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The reason this has a massive impact on performance is that the data used to render the mobile commerce experience does not need to be called up each time. It is already there, cached/stored on the phone, so pageload times are nearly instantaneous. Remember that statistic about each second of pageload time being linked to a 27% incease in conversion rates… ?

Web-Based Push

Another benefit of PWAs is that they mimic one of the big native app differentatiors: push notitications. Again, since the “shell” of the PWA is “downloaded” and stored on the user’s homescreen, like a native app, a retailer can send messages that pop up, only to customers who choose to add the icon to their phone. Since it’s likely that this message is going to a very dedicated customer, it is also highly likely they will act upon that call to action in the message and buy something. This helps drive increased conversion rates.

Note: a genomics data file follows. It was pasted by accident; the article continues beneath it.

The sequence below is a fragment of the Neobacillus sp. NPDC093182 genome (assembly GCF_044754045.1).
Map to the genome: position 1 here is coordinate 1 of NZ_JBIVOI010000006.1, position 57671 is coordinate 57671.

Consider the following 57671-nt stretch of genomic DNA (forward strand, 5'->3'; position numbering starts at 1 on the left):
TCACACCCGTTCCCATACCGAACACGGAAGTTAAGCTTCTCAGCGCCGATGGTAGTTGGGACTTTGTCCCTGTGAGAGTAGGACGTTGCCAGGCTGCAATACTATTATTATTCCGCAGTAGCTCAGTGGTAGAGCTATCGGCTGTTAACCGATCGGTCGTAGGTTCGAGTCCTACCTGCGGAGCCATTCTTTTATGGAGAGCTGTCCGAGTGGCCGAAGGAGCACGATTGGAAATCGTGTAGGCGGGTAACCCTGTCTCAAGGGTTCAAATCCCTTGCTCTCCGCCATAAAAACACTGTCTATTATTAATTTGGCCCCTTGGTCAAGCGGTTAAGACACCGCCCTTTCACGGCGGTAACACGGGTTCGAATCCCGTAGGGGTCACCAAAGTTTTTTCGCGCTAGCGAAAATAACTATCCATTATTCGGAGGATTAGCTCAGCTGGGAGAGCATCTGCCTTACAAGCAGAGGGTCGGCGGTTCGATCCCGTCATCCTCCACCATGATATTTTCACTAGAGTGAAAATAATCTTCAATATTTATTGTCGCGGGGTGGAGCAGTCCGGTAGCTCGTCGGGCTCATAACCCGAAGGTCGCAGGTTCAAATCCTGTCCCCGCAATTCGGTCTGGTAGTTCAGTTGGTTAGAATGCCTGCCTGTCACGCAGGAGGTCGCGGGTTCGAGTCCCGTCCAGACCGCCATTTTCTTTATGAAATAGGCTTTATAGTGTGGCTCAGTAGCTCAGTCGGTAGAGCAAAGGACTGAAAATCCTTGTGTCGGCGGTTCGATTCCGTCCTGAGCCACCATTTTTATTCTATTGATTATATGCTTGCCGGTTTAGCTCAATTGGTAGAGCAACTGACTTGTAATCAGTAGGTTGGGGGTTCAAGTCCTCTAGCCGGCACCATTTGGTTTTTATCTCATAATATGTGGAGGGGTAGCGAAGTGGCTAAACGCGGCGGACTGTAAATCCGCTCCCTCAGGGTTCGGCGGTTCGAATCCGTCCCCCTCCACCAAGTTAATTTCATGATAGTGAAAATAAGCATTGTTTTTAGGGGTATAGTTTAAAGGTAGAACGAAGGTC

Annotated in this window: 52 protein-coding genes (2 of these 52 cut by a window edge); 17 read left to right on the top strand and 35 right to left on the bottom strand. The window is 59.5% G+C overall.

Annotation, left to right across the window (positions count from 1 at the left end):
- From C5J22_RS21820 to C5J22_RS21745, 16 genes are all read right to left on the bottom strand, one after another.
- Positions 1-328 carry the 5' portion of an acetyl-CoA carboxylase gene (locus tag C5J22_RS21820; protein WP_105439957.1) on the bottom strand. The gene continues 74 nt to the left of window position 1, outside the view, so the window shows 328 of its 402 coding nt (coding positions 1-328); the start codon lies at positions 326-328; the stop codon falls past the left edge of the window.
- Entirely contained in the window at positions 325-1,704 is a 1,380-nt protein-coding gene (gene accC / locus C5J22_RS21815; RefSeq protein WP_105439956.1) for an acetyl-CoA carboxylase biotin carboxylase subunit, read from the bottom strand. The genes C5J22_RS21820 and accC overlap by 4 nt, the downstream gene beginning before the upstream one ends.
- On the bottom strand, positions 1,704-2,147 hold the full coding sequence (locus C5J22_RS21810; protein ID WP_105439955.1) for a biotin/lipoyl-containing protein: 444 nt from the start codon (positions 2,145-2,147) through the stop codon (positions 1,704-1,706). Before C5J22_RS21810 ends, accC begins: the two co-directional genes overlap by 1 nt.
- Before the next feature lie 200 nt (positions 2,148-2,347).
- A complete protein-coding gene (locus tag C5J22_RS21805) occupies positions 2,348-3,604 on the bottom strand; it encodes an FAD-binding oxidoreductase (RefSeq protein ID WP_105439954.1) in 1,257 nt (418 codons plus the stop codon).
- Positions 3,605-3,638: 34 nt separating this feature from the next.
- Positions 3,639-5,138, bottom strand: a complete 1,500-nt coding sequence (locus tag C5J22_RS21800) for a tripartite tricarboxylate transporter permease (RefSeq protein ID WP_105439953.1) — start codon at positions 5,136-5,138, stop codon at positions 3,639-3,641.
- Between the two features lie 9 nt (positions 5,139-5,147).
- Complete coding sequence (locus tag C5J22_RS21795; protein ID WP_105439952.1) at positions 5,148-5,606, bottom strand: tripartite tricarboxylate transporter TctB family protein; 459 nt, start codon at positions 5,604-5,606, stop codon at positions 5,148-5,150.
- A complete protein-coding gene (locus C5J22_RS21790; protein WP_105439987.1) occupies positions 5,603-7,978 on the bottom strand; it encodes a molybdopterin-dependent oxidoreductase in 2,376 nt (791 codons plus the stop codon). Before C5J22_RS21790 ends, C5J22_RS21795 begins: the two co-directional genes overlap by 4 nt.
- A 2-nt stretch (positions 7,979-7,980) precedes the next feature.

Compliance Measurement and the “SEO Carrot”

Google has wisely created a tool for measuring PWA compliance (called Lighthouse) and is pushing the advantages of compliance while it continues to educate the developer community and court big retailers.

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Google has a seriously valuable carrot to dangle for retailers considering adopting the PWA standards, in the form of promised preferential SEO page-rank. Reaping the rewards of turbo-charging their Google page-rank might be reason alone to move to a PWA (regarding ROI) for some.